It will be a mistake to ascribe the defeats of the Bharatiya Janata Party (BJP) in the Kairana, Noorpur and Bhandara-Gondiya by-elections in Uttar Pradesh and Maharashtra only to the tie-ups among its opponents.
While there is little doubt that in Kairana, an alliance of the Rashtriya Lok Dal (RLD), the Samajwadi Party (SP), the Bahujan Samaj Party (BSP) and the Congress led to the BJP’s defeat, it is also undeniable that the combine wouldn’t have worked if the Muslims, Dalits, backward castes and the Jats hadn’t turned against the BJP.
It is for the BJP to ascertain why they did so when a section of the economists is sanguine about the party’s prospects because of low inflation and high — 7.7 per cent — growth.
But the economy may not boost the party’s fortunes in a context of social fissures. As those associated with the Muslim and Christian communities like former Vice President Hamid Ansari and the Archbishop of Delhi, Anil Couto, have said, both the communities are living with a sense of insecurity. The reason apparently is the fear of suddenly being attacked and even killed by saffron groups on one pretext or another.
The unhappiness of the Dalits, too, has been obvious in the wake of several instances of lynching and the continuing tension in Uttar Pradesh’s Saharanpur area between the upper caste Rajputs and the Dalits, one of whose leaders, Chandrashekar Azad “Ravan”, has been in indefinite detention.
It is obvious that with sizable sections of the Muslims, who constitute 14.2 per cent of the population, Dalits (16.6 per cent) and Christians (2.3 per cent) alienated from the BJP, its chances of electoral success cannot be very high. The party did beat the odds against it in this respect in 2014, but that was because of the expectations of rapid, employment-oriented development raised by Narendra Modi.
Arguably, these hopes may still be fulfilled if the present growth rate continues. But jobs cannot provide any solace to people who feel that they are second class citizens in today’s India, as a retired police officer, Julio Ribeiro, has said.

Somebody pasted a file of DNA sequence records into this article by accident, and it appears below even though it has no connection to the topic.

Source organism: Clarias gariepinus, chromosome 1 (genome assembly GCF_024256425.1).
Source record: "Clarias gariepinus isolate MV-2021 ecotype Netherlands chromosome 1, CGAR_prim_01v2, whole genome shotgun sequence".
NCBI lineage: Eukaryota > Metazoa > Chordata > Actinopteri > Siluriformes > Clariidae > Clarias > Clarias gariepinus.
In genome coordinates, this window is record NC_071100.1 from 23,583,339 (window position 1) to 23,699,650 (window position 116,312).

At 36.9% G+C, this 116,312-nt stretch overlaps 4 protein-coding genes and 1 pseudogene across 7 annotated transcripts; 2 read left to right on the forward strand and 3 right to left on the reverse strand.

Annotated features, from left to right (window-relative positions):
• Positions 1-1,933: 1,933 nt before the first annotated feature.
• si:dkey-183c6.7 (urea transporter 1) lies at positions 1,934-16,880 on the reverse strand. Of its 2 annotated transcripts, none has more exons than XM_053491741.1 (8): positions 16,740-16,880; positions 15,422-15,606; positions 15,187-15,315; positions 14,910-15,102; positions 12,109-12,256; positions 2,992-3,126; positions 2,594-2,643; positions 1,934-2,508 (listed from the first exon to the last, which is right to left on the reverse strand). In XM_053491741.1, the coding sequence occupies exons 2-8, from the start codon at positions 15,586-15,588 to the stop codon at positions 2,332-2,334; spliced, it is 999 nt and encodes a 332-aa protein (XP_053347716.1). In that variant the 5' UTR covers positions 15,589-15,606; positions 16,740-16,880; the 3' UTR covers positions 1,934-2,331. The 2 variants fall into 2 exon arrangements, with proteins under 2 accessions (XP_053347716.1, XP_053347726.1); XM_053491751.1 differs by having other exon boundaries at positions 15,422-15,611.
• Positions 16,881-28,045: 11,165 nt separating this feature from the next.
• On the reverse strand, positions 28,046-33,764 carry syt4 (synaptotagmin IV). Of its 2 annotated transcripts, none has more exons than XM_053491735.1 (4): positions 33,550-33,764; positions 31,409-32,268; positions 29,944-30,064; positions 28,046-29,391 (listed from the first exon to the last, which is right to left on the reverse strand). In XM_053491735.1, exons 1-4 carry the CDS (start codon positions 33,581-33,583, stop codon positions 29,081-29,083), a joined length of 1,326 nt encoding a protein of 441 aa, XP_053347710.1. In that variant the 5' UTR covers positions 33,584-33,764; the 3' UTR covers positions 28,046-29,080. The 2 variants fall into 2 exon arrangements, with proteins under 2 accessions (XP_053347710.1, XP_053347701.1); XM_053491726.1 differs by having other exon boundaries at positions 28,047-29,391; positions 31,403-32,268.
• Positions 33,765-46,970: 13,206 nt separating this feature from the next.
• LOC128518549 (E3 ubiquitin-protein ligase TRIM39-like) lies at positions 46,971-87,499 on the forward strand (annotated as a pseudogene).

The angst of the minorities has combined with the realisation among the BJP’s opponents that the only way to defeat it is via electoral tie-ups among themselves. This is what happened in Kairana, where a combined opposition seamlessly garnered the votes of the Muslims, the Dalits, the backward castes and the Jats.
It was the same in Noorpur, where the SP candidate received the support of the other opposition parties, and in Bhandara-Gondiya, where the Nationalist Congress Party (NCP) and the Congress successfully put up a untied fight against the BJP.
The formula, therefore, for success against the BJP is clear — unite or perish. As West Bengal Chief Minister Mamata Banerjee once said, the objective should be to offer the BJP a one-to-one fight by parties which are the most influential in a certain region.
If this is done, victory is assured as the Rashtriya Janata Dal’s three successive victories in Araria, Jehanabad and Jokihat in Bihar against the ruling Janata Dal-United have shown.
If the BJP managed to win in Palghar in Maharashtra against the Shiv Sena, it was because the latter’s over-confidence made it go it alone. Yet, the Sena’s leader, Uddhav Thackeray, recently spoke of the need for an opposition alliance against the BJP.
There is little doubt that the recent by-election victories, along with the formation of the Janata Dal (Secular)-Congress government in Karnataka, are being seen as precursors to a combined opposition at the national level.
If such a unity is achieved, it presages troubled times for the BJP because there is no way it can withstand such a concerted offensive. In a way, the united opposition will be a replica of the 24-member coalition government under Atal Behari Vajpayee which began to fall apart in the aftermath of the 2002 Gujarat riots.
In the present instance, the threat to an anti-BJP alliance is posed by the ambitions of several of its players — Rahul Gandhi, Mamata Banerjee, Mayawati, Sharad Pawar — to be the Prime Minister.
The BJP may be banking on such dissonance to stave off any challenge. But the party will nevertheless be aware that the ease with which it ascended to power in 2014 will be absent during the next general election for two reasons.
One is the sign that Modi’s appeal is not as overwhelming as it once was, if only because the anticipated revving up of the economy is taking time. And the other is the sameness of his criticism of the Congress — corruption, dynasty, et al. The party paid a heavy price for these sins in 2014 and lambasting it over and over again on the same issues runs the risk of what is known in legal terminology as double jeopardy where a person cannot be convicted of the same offence twice.
The political scene is poised, therefore, between the possibility of Modi not being as effective a campaigner as before and the opposition trying to counter him while battling its own fissiparous tendencies.